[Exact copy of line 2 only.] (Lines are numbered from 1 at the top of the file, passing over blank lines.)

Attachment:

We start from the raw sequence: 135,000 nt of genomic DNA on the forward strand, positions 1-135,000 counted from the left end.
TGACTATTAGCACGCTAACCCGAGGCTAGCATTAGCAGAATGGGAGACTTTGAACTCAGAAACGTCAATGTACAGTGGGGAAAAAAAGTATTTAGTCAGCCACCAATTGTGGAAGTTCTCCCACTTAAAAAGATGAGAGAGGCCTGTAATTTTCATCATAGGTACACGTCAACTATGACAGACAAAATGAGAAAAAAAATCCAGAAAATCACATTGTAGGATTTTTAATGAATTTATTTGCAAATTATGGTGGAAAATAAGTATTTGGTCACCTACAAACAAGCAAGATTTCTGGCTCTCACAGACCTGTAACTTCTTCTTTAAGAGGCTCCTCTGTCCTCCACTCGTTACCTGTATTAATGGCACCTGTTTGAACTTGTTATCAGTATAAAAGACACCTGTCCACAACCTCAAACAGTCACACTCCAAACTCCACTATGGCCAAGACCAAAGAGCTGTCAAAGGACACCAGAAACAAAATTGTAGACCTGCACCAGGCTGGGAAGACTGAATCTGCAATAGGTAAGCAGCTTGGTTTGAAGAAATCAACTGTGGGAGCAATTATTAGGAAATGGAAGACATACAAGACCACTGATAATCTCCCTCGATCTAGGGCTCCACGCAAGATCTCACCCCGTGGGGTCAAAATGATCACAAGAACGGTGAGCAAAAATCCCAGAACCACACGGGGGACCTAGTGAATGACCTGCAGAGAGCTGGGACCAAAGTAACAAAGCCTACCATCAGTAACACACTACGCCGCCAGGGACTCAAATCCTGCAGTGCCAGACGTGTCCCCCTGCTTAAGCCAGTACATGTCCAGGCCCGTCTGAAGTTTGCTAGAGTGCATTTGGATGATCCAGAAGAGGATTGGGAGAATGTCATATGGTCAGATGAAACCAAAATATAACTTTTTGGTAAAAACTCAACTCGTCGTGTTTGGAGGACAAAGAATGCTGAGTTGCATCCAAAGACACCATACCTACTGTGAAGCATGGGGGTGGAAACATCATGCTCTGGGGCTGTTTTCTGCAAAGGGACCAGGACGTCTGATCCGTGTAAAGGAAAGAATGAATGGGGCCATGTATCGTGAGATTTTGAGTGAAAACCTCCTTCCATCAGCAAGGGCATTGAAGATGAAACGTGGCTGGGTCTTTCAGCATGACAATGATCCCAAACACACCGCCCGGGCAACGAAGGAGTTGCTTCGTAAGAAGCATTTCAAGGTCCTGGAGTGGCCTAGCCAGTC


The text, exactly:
TGACTATTAGCACGCTAACCCGAGGCTAGCATTAGCAGAATGGGAGACTTTGAACTCAGAAACGTCAATGTACAGTGGGGAAAAAAAGTATTTAGTCAGCCACCAATTGTGGAAGTTCTCCCACTTAAAAAGATGAGAGAGGCCTGTAATTTTCATCATAGGTACACGTCAACTATGACAGACAAAATGAGAAAAAAAATCCAGAAAATCACATTGTAGGATTTTTAATGAATTTATTTGCAAATTATGGTGGAAAATAAGTATTTGGTCACCTACAAACAAGCAAGATTTCTGGCTCTCACAGACCTGTAACTTCTTCTTTAAGAGGCTCCTCTGTCCTCCACTCGTTACCTGTATTAATGGCACCTGTTTGAACTTGTTATCAGTATAAAAGACACCTGTCCACAACCTCAAACAGTCACACTCCAAACTCCACTATGGCCAAGACCAAAGAGCTGTCAAAGGACACCAGAAACAAAATTGTAGACCTGCACCAGGCTGGGAAGACTGAATCTGCAATAGGTAAGCAGCTTGGTTTGAAGAAATCAACTGTGGGAGCAATTATTAGGAAATGGAAGACATACAAGACCACTGATAATCTCCCTCGATCTAGGGCTCCACGCAAGATCTCACCCCGTGGGGTCAAAATGATCACAAGAACGGTGAGCAAAAATCCCAGAACCACACGGGGGACCTAGTGAATGACCTGCAGAGAGCTGGGACCAAAGTAACAAAGCCTACCATCAGTAACACACTACGCCGCCAGGGACTCAAATCCTGCAGTGCCAGACGTGTCCCCCTGCTTAAGCCAGTACATGTCCAGGCCCGTCTGAAGTTTGCTAGAGTGCATTTGGATGATCCAGAAGAGGATTGGGAGAATGTCATATGGTCAGATGAAACCAAAATATAACTTTTTGGTAAAAACTCAACTCGTCGTGTTTGGAGGACAAAGAATGCTGAGTTGCATCCAAAGACACCATACCTACTGTGAAGCATGGGGGTGGAAACATCATGCTCTGGGGCTGTTTTCTGCAAAGGGACCAGGACGTCTGATCCGTGTAAAGGAAAGAATGAATGGGGCCATGTATCGTGAGATTTTGAGTGAAAACCTCCTTCCATCAGCAAGGGCATTGAAGATGAAACGTGGCTGGGTCTTTCAGCATGACAATGATCCCAAACACACCGCCCGGGCAACGAAGGAGTTGCTTCGTAAGAAGCATTTCAAGGTCCTGGAGTGGCCTAGCCAGTC